TRAVELING NURSES FACE unique challenges. Everything on an assignment is new except for the job itself. A traveler must be able to thrive amidst new surroundings, people, and housing. All the unfamiliarity can be quite overwhelming or quite liberating.
Get a new attitude
Attitude is the key to handling any situation, especially when you travel. A new place lets you make a fresh start every few months. You're not held down by previous perceptions of others. Meeting new people also provides an opportunity to experience some different perspectives.
You can keep in touch with other travelers or nurses you really like, and often they'll want to visit you on your next assignment to see new places. Also, travelers often join together like a family at each assignment. They're all in the same situation and like to get together and explore the town.
Ready to go
A traveler with a positive attitude can do great things as long as she's prepared. For example, arrive a day or two early and scope out the territory. It pays to find the hospital and practice driving to it from your new apartment so you know how long it will take you to get to work. Then, tour the hospital and find out where your unit is located. Knowing the basics of your new environment will help you feel calmer on your first day of work.
Your experience on that first day can set the tone for the rest of the assignment. Get plenty of rest the night before and bring the right equipment. Some places will put you to work the very first day and others will provide a little more orientation. Be prepared for anything right from the start.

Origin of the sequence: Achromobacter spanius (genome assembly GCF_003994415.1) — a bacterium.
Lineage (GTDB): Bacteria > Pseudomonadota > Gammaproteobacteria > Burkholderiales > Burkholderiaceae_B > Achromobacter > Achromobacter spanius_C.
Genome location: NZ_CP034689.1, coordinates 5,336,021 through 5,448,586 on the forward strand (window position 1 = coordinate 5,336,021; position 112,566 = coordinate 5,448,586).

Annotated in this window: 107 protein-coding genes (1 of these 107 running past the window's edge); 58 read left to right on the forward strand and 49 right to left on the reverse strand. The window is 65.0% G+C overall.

Bring along at least two pens, a small notepad to take notes, a copy of your nursing license, your driver's license, any certifications, and a small coin purse. Carry these items in a pouch or in your scrub jacket pocket. The facility may not have a locker for you right away. This way, you're self-contained and ready to go.
Be a team player
A good team player will thrive in a new work environment. Travel nurses who contribute as much as possible—instead of focusing on what they can get out of a situation—are the ones often asked to extend their assignments.
Make an extra effort to be aware of what's going on with others around you. Be on time, be reliable, and communicate clearly and professionally. If a coworker needs you to work an extra shift, be considerate and fill in for him or her if you can.
At the end of each assignment, ask for written references from the colleagues and managers you connected with most. This will create a good footing for your next assignment. As you pursue your career as a traveling nurse, following these simple tips can help you survive and thrive in each new assignment.